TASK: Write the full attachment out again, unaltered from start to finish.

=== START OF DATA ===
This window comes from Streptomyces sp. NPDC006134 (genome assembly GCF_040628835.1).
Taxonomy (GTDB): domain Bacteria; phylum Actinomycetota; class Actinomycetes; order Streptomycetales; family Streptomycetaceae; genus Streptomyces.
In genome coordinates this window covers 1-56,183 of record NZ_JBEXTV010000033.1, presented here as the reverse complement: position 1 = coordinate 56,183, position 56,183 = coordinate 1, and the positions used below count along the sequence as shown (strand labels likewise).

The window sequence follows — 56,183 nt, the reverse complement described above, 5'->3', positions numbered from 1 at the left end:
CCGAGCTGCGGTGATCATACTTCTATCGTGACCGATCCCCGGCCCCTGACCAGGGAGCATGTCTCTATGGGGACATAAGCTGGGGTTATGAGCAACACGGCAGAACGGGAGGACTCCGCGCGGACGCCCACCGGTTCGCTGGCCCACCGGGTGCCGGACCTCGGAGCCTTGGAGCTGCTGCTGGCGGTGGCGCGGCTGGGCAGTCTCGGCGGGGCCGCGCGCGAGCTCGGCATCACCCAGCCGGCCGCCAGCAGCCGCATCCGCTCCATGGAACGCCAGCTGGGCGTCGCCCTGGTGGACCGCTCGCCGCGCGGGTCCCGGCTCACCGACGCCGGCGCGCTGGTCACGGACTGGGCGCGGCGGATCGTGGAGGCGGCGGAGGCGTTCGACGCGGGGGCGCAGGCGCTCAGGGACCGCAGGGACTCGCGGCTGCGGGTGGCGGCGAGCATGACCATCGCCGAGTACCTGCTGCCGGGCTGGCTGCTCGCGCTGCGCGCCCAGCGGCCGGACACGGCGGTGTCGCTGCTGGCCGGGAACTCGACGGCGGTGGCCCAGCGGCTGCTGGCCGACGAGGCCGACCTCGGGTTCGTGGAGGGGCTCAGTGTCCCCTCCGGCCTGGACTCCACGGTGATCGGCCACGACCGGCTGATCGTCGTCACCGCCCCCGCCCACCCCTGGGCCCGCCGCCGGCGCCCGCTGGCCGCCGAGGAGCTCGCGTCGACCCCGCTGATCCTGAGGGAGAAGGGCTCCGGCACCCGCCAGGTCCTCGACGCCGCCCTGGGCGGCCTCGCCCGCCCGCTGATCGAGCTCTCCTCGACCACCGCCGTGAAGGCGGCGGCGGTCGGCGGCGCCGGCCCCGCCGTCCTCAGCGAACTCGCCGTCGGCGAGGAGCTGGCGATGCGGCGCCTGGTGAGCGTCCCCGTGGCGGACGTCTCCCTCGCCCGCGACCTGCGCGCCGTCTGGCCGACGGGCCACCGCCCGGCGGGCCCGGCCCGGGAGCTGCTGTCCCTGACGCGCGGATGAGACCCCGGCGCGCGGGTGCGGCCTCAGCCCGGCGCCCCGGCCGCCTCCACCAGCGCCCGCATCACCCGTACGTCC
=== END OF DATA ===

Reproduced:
This window comes from Streptomyces sp. NPDC006134 (genome assembly GCF_040628835.1).
Taxonomy (GTDB): domain Bacteria; phylum Actinomycetota; class Actinomycetes; order Streptomycetales; family Streptomycetaceae; genus Streptomyces.
In genome coordinates this window covers 1-56,183 of record NZ_JBEXTV010000033.1, presented here as the reverse complement: position 1 = coordinate 56,183, position 56,183 = coordinate 1, and the positions used below count along the sequence as shown (strand labels likewise).

The window sequence follows — 56,183 nt, the reverse complement described above, 5'->3', positions numbered from 1 at the left end:
CCGAGCTGCGGTGATCATACTTCTATCGTGACCGATCCCCGGCCCCTGACCAGGGAGCATGTCTCTATGGGGACATAAGCTGGGGTTATGAGCAACACGGCAGAACGGGAGGACTCCGCGCGGACGCCCACCGGTTCGCTGGCCCACCGGGTGCCGGACCTCGGAGCCTTGGAGCTGCTGCTGGCGGTGGCGCGGCTGGGCAGTCTCGGCGGGGCCGCGCGCGAGCTCGGCATCACCCAGCCGGCCGCCAGCAGCCGCATCCGCTCCATGGAACGCCAGCTGGGCGTCGCCCTGGTGGACCGCTCGCCGCGCGGGTCCCGGCTCACCGACGCCGGCGCGCTGGTCACGGACTGGGCGCGGCGGATCGTGGAGGCGGCGGAGGCGTTCGACGCGGGGGCGCAGGCGCTCAGGGACCGCAGGGACTCGCGGCTGCGGGTGGCGGCGAGCATGACCATCGCCGAGTACCTGCTGCCGGGCTGGCTGCTCGCGCTGCGCGCCCAGCGGCCGGACACGGCGGTGTCGCTGCTGGCCGGGAACTCGACGGCGGTGGCCCAGCGGCTGCTGGCCGACGAGGCCGACCTCGGGTTCGTGGAGGGGCTCAGTGTCCCCTCCGGCCTGGACTCCACGGTGATCGGCCACGACCGGCTGATCGTCGTCACCGCCCCCGCCCACCCCTGGGCCCGCCGCCGGCGCCCGCTGGCCGCCGAGGAGCTCGCGTCGACCCCGCTGATCCTGAGGGAGAAGGGCTCCGGCACCCGCCAGGTCCTCGACGCCGCCCTGGGCGGCCTCGCCCGCCCGCTGATCGAGCTCTCCTCGACCACCGCCGTGAAGGCGGCGGCGGTCGGCGGCGCCGGCCCCGCCGTCCTCAGCGAACTCGCCGTCGGCGAGGAGCTGGCGATGCGGCGCCTGGTGAGCGTCCCCGTGGCGGACGTCTCCCTCGCCCGCGACCTGCGCGCCGTCTGGCCGACGGGCCACCGCCCGGCGGGCCCGGCCCGGGAGCTGCTGTCCCTGACGCGCGGATGAGACCCCGGCGCGCGGGTGCGGCCTCAGCCCGGCGCCCCGGCCGCCTCCACCAGCGCCCGCATCACCCGTACGTCC